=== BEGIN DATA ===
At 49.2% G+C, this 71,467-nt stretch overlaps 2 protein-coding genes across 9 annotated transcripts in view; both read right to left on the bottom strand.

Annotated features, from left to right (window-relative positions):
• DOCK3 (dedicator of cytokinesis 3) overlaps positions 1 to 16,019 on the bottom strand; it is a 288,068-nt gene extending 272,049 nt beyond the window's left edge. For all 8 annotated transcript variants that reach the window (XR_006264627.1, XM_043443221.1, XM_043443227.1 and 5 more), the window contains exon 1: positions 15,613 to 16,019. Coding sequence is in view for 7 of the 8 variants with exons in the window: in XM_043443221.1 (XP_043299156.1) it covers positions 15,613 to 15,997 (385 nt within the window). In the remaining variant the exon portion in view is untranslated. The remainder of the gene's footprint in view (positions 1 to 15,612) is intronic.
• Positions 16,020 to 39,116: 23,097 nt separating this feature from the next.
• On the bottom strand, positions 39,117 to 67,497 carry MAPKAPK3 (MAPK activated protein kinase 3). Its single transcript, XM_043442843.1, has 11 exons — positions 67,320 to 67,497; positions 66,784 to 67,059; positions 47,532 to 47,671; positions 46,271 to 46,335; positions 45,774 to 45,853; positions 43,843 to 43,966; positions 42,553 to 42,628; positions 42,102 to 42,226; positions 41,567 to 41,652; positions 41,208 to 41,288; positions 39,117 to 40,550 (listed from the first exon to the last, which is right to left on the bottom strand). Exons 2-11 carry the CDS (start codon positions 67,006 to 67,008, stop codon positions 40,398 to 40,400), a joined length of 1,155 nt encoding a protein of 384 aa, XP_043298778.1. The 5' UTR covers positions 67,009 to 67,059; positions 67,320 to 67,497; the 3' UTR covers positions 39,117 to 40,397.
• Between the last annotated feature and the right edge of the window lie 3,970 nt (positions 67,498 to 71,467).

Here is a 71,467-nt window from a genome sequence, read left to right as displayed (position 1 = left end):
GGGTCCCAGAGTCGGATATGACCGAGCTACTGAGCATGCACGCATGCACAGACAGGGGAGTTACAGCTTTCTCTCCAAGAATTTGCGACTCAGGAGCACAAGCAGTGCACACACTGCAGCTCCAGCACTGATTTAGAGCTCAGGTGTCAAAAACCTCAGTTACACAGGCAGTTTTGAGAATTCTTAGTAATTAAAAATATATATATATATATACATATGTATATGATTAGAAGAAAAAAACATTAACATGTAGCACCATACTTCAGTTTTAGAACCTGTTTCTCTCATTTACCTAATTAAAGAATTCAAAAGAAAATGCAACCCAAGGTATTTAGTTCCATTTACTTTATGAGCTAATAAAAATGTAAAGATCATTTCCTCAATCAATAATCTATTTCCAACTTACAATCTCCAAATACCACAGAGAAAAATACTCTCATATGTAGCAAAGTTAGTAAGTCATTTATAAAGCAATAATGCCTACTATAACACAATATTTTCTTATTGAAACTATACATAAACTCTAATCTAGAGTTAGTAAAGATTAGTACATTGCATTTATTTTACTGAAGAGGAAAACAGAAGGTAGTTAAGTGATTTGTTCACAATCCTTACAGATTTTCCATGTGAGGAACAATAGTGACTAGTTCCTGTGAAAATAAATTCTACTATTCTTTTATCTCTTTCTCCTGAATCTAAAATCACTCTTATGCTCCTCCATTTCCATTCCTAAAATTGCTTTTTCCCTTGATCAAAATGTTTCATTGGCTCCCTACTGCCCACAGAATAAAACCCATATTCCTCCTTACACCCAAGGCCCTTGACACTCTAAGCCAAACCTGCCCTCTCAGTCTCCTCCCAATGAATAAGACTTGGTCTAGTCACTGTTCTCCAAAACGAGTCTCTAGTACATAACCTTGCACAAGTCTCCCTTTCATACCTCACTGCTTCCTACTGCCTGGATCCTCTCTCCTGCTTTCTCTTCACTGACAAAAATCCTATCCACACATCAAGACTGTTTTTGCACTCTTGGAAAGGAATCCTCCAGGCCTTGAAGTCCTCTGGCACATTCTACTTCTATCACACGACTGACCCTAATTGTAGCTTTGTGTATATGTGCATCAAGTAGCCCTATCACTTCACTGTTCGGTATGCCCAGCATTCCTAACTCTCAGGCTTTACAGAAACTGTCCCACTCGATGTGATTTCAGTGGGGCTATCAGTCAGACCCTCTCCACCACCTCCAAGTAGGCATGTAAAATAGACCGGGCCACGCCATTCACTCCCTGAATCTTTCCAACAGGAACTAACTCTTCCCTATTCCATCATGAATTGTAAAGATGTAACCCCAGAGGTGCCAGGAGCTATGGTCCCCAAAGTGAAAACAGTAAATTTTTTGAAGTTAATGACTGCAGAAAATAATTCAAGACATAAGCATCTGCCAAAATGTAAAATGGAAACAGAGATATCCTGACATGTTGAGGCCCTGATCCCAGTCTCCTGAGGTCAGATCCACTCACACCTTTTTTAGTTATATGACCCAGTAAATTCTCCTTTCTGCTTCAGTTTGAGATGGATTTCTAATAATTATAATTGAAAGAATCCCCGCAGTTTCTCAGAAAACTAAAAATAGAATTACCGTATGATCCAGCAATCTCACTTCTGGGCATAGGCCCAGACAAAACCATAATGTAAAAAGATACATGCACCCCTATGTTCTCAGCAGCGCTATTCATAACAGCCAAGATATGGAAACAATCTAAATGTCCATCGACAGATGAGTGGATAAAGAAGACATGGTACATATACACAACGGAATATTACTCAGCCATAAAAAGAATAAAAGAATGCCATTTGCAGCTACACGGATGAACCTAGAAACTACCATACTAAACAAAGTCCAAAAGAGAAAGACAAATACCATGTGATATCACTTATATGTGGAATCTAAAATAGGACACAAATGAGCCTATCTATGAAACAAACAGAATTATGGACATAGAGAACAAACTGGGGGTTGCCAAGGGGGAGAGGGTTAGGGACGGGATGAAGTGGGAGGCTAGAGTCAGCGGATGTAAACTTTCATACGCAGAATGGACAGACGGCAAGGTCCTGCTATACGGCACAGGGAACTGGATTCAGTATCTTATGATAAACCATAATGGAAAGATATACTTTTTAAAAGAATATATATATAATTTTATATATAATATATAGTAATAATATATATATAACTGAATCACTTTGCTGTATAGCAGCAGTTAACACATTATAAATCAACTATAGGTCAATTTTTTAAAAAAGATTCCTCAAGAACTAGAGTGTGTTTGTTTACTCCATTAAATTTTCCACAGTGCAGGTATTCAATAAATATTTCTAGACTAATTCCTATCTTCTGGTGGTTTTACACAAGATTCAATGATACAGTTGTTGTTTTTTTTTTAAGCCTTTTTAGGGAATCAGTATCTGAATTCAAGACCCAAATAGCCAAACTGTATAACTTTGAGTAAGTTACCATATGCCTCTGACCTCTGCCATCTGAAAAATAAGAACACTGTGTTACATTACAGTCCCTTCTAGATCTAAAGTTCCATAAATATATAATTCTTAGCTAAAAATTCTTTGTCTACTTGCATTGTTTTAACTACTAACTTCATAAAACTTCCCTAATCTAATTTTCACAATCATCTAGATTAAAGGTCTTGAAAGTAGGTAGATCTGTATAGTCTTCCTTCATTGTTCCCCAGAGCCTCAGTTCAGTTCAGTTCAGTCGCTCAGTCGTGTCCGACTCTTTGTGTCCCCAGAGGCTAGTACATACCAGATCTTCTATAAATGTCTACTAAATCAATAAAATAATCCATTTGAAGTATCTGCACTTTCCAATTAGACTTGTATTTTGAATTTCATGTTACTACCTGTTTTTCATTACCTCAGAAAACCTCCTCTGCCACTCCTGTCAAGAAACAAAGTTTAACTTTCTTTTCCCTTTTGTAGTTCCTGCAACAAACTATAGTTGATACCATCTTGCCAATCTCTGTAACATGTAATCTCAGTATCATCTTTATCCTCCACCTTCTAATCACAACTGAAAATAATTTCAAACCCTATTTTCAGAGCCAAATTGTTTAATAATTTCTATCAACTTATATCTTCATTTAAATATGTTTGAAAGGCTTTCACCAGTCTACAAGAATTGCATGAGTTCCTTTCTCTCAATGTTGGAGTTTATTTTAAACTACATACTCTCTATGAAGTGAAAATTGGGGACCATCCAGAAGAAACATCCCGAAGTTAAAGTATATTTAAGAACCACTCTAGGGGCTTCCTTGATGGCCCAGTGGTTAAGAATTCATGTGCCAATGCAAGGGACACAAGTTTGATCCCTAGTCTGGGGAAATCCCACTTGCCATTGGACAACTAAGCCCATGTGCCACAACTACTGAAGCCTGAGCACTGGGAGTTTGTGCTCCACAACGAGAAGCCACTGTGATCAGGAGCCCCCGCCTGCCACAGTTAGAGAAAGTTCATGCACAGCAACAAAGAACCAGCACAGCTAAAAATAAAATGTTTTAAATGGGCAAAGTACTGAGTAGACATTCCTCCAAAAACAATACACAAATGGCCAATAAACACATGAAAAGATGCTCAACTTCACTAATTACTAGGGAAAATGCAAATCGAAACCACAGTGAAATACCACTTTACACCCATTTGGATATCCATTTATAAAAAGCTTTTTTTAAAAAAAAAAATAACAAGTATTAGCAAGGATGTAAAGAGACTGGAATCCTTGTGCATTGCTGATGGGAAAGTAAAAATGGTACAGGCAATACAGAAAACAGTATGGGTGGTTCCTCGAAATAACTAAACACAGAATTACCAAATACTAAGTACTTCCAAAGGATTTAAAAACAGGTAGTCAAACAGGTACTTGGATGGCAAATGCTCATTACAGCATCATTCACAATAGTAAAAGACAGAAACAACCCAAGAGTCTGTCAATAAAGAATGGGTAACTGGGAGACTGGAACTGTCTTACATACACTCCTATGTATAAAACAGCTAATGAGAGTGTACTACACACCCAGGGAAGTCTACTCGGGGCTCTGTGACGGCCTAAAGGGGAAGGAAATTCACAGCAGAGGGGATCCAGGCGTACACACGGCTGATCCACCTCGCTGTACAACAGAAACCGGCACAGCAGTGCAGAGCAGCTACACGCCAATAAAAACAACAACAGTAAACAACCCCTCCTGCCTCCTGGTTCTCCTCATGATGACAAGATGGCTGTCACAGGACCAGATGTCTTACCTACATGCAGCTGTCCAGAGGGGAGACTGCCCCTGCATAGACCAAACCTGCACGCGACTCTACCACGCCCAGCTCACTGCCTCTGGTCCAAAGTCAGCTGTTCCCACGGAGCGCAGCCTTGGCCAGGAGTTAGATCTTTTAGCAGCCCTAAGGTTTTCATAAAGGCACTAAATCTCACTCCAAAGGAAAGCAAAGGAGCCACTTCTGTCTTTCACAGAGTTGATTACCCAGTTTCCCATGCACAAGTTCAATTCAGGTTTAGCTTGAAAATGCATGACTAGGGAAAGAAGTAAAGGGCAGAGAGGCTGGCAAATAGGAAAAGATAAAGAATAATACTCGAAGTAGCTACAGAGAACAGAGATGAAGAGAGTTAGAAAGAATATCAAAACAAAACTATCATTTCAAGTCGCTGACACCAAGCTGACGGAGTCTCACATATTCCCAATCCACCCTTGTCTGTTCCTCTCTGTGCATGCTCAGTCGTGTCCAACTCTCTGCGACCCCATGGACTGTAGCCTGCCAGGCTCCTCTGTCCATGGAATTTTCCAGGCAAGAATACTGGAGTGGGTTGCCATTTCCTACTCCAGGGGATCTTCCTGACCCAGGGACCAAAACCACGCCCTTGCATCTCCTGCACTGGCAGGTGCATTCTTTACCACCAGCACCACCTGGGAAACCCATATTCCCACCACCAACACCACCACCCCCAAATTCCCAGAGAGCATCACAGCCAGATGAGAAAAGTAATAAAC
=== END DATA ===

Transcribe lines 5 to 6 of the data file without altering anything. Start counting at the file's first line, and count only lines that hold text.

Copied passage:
• On the bottom strand, positions 39,117 to 67,497 carry MAPKAPK3 (MAPK activated protein kinase 3). Its single transcript, XM_043442843.1, has 11 exons — positions 67,320 to 67,497; positions 66,784 to 67,059; positions 47,532 to 47,671; positions 46,271 to 46,335; positions 45,774 to 45,853; positions 43,843 to 43,966; positions 42,553 to 42,628; positions 42,102 to 42,226; positions 41,567 to 41,652; positions 41,208 to 41,288; positions 39,117 to 40,550 (listed from the first exon to the last, which is right to left on the bottom strand). Exons 2-11 carry the CDS (start codon positions 67,006 to 67,008, stop codon positions 40,398 to 40,400), a joined length of 1,155 nt encoding a protein of 384 aa, XP_043298778.1. The 5' UTR covers positions 67,009 to 67,059; positions 67,320 to 67,497; the 3' UTR covers positions 39,117 to 40,397.
• Between the last annotated feature and the right edge of the window lie 3,970 nt (positions 67,498 to 71,467).